by Hadley Stevens
“I’ve carried three secrets for nearly all my eighty-five years. The first would have lost me my home. The second would have lost me my children. The third, well, the third would simply have lost me my life.”
Pouring tea, she smiled.
“They don’t hang many women this far north, Mr. Andrews, especially ones so fair skinned as myself. I’m sure they would have made an exception for me.”
The young reporter shifted in his chair. “Can you tell me?”
“Most of it hardly matters anymore.” And time was almost up. “Are you married, Mr. Andrews?”
He could see this would be a puzzle then. “Yes. Ten years.”
“And do you love her?”
She looked out the window. Light was fading. “It will be hard for you to imagine, then.”
She hadn’t realized she’d said the words aloud, but she met his gaze. “To have to choose.”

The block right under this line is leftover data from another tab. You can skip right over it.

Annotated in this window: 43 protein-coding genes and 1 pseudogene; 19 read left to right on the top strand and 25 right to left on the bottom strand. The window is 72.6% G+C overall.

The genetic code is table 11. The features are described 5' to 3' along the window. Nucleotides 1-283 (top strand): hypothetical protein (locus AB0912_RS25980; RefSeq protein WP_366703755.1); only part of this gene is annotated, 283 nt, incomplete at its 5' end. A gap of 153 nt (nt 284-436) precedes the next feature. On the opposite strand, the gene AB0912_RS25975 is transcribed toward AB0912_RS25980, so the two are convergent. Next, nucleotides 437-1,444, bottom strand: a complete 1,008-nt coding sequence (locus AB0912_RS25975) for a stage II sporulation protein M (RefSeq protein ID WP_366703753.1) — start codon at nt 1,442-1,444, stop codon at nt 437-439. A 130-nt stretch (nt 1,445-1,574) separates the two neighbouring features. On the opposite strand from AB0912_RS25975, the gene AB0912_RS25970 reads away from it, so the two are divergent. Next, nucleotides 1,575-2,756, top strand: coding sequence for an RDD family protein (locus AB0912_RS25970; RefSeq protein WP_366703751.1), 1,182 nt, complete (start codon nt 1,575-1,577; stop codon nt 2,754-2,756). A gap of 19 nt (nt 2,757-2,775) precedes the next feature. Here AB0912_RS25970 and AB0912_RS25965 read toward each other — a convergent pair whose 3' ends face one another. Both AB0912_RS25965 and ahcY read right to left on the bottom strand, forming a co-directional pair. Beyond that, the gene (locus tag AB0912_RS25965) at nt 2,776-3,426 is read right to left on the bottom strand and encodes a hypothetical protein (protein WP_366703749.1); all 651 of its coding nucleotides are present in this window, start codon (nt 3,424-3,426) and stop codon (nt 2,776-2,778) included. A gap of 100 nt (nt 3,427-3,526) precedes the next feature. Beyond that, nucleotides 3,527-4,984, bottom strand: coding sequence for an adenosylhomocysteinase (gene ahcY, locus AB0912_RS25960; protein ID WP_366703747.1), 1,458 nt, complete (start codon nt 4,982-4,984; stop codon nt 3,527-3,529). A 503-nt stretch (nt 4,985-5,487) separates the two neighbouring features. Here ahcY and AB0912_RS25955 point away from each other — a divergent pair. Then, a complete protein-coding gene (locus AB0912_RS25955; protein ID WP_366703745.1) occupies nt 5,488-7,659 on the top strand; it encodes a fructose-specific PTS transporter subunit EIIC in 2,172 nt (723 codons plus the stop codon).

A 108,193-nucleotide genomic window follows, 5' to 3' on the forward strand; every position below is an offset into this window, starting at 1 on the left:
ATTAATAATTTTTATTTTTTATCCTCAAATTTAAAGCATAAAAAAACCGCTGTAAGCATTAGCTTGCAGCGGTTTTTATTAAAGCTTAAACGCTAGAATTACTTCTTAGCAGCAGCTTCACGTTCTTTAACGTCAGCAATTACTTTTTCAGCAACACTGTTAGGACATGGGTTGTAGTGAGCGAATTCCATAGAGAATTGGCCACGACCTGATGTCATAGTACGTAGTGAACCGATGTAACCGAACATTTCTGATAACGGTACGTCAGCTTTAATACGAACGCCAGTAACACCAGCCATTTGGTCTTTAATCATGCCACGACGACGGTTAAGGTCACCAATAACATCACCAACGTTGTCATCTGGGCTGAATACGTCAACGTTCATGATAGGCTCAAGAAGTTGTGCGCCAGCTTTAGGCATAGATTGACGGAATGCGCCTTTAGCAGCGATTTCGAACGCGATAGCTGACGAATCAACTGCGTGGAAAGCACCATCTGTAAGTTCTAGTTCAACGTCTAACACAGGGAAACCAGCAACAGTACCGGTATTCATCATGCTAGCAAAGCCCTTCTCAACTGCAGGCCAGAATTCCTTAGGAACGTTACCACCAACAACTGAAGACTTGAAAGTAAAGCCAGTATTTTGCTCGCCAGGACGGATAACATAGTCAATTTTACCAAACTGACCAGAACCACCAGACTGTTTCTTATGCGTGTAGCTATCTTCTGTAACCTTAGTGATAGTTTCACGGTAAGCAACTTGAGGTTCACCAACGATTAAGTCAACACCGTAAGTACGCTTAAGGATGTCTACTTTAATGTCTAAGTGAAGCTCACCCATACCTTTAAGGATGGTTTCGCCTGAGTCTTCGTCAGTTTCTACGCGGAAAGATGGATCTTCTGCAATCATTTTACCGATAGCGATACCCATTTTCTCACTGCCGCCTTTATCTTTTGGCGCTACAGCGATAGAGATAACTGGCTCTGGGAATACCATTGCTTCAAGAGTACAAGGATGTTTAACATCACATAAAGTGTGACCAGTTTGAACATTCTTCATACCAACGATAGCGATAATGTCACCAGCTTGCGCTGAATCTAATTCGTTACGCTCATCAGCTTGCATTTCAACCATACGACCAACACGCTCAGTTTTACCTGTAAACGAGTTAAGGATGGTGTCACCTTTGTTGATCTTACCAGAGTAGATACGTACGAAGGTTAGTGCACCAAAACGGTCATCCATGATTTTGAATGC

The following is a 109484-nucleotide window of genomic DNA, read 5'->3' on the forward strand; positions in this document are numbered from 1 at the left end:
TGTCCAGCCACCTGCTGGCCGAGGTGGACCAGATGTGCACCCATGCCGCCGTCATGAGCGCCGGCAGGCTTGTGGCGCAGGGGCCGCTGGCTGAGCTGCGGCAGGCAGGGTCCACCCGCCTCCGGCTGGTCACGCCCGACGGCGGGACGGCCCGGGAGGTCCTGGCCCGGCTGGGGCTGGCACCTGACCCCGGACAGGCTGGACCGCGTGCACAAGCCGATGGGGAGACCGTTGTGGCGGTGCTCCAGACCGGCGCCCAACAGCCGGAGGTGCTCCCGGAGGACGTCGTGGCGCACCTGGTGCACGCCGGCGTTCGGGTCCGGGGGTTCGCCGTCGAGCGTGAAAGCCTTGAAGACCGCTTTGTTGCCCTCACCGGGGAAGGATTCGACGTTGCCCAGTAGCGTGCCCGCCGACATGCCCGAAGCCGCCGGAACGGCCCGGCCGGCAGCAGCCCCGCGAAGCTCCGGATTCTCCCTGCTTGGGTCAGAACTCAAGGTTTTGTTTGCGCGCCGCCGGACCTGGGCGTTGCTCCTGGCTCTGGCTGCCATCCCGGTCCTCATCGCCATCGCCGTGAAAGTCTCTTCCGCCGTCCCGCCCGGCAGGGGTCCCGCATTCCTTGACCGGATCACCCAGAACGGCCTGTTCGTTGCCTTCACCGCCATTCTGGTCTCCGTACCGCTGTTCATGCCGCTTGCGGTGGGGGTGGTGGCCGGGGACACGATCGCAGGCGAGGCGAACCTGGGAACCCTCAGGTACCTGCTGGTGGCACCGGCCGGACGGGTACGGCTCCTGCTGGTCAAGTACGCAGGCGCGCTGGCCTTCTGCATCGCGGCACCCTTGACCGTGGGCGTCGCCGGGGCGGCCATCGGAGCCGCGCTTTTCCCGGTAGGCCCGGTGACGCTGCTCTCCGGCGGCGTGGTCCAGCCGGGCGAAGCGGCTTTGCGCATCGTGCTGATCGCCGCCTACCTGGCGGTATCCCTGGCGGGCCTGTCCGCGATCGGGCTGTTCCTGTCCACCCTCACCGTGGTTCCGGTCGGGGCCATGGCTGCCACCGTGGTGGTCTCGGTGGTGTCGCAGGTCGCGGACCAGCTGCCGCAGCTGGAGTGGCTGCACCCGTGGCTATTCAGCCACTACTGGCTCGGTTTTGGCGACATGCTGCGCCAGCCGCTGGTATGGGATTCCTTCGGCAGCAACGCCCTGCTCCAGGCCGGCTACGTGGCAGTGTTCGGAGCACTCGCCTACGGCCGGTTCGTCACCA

“Your children, or your spouse.”
“And did you?” he asked. “Have to choose?”
“Mmm.” The sound was neither a denial nor an acknowledgement. “Do you like chocolates, Mr. Andrews?”
Patience was difficult. “My wife has a taste for the sweets.”
“Then you must take her this box.” She held it out. “As a gift. Please.”
Andrews walked the narrow lane. He didn’t hear the footsteps approach, or feel the blade as it sliced. The box tumbled when he hit the ground, his eyes dead as the man reached down to gather what lie in the thistle.